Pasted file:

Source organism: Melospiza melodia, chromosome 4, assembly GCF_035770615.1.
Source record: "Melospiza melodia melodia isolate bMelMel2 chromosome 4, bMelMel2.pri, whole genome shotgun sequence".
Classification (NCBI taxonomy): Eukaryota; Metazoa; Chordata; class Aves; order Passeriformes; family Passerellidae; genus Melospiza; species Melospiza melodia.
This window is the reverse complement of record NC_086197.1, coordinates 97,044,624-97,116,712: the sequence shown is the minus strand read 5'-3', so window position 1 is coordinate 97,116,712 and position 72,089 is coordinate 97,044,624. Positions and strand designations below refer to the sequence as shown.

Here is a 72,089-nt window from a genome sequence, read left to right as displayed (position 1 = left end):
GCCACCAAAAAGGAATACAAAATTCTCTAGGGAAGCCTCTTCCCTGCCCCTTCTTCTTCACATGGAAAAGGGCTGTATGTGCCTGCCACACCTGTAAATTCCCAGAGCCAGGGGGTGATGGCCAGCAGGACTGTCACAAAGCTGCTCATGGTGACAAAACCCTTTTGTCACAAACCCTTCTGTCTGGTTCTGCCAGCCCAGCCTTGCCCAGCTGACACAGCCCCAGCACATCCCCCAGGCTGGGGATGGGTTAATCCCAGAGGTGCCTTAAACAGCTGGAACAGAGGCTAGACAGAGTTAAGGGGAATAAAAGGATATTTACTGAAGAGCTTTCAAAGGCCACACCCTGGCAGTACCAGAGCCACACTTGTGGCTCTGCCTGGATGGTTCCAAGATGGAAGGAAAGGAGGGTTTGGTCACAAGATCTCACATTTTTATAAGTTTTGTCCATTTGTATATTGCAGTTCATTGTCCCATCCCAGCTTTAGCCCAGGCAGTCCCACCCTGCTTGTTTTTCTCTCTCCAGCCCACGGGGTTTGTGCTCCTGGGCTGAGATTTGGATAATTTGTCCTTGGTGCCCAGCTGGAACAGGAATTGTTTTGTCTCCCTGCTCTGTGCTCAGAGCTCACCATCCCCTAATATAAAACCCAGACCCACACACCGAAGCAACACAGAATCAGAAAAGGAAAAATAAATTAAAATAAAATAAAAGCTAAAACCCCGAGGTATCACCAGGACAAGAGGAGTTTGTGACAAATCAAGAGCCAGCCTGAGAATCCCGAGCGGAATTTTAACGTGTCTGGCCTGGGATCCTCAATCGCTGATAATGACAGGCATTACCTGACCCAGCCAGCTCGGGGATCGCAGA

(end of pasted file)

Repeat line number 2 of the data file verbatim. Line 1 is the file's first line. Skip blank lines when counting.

Source record: "Melospiza melodia melodia isolate bMelMel2 chromosome 4, bMelMel2.pri, whole genome shotgun sequence".